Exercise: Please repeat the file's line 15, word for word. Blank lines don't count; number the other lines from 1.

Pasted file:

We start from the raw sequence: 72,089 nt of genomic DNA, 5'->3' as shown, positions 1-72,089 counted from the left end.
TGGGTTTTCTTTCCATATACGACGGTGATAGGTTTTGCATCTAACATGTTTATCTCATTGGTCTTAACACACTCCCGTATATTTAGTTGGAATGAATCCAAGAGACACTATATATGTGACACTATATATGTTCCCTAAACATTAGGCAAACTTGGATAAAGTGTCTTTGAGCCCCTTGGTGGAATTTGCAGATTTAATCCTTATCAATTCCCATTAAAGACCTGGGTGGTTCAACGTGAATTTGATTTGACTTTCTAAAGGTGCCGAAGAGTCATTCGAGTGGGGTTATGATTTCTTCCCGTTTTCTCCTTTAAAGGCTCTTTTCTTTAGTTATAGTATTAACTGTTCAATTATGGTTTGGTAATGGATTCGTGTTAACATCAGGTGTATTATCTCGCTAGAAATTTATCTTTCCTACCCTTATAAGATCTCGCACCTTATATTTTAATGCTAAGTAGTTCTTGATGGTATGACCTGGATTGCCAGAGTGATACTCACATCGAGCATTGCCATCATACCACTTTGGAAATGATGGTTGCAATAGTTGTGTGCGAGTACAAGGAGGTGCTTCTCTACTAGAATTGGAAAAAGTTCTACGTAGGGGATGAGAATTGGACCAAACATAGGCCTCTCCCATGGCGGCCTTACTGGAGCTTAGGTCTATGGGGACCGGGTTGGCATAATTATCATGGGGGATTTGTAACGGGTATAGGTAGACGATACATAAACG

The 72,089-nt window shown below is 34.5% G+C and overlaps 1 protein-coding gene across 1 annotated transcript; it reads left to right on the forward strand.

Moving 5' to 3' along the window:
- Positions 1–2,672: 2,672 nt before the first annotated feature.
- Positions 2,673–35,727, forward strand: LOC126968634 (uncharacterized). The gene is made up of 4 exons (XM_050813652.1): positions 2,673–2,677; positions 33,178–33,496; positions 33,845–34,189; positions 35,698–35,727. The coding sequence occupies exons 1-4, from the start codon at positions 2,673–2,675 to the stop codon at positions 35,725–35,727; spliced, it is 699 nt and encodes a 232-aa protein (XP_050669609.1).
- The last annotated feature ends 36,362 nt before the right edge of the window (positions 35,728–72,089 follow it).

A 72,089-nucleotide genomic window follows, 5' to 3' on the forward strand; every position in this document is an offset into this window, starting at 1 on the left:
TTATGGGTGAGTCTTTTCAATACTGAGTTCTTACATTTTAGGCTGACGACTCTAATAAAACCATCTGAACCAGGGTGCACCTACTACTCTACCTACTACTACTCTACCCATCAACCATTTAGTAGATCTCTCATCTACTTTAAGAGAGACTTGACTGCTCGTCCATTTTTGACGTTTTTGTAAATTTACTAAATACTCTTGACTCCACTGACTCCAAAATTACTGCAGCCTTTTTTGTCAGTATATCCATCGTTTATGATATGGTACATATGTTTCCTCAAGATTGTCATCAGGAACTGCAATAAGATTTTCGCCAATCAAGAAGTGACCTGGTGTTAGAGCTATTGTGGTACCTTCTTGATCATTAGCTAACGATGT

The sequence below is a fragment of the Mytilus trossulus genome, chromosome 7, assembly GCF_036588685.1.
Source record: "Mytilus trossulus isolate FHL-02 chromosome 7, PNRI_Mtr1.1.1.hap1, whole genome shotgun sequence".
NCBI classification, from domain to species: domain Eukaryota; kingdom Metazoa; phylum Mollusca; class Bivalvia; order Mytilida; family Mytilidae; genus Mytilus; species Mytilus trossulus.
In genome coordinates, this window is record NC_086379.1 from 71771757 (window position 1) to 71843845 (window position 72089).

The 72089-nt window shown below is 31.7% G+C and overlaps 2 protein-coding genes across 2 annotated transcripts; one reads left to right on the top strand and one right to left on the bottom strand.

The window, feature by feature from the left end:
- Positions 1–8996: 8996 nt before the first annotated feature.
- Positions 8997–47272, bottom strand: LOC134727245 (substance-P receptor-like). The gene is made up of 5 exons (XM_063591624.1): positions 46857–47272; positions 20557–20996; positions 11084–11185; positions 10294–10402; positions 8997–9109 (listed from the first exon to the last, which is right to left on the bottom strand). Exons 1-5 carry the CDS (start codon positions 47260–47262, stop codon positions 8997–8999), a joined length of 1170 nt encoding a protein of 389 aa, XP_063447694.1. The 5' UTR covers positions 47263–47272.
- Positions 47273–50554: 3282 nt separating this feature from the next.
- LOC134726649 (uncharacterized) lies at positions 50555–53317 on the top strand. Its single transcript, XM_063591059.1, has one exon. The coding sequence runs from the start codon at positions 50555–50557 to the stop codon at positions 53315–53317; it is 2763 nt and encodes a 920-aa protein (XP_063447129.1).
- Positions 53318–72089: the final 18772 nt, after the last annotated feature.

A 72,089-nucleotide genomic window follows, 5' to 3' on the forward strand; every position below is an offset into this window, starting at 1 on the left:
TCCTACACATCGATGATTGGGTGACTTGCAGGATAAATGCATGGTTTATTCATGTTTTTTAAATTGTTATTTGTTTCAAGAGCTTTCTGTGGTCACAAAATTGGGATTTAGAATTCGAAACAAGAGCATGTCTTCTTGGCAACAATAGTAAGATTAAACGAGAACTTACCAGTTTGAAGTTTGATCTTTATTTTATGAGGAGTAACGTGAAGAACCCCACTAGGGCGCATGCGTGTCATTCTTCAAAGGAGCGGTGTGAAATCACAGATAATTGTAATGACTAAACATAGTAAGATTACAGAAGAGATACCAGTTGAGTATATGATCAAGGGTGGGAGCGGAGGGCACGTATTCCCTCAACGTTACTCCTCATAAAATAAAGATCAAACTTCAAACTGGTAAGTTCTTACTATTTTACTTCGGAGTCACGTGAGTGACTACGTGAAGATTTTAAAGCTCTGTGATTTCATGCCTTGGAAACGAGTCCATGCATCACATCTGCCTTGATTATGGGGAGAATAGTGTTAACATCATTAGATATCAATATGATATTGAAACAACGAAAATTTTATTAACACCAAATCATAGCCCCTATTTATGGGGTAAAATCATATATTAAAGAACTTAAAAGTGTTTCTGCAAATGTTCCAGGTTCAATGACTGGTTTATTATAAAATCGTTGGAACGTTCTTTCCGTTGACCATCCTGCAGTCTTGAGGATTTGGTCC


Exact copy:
The window, feature by feature from the left end: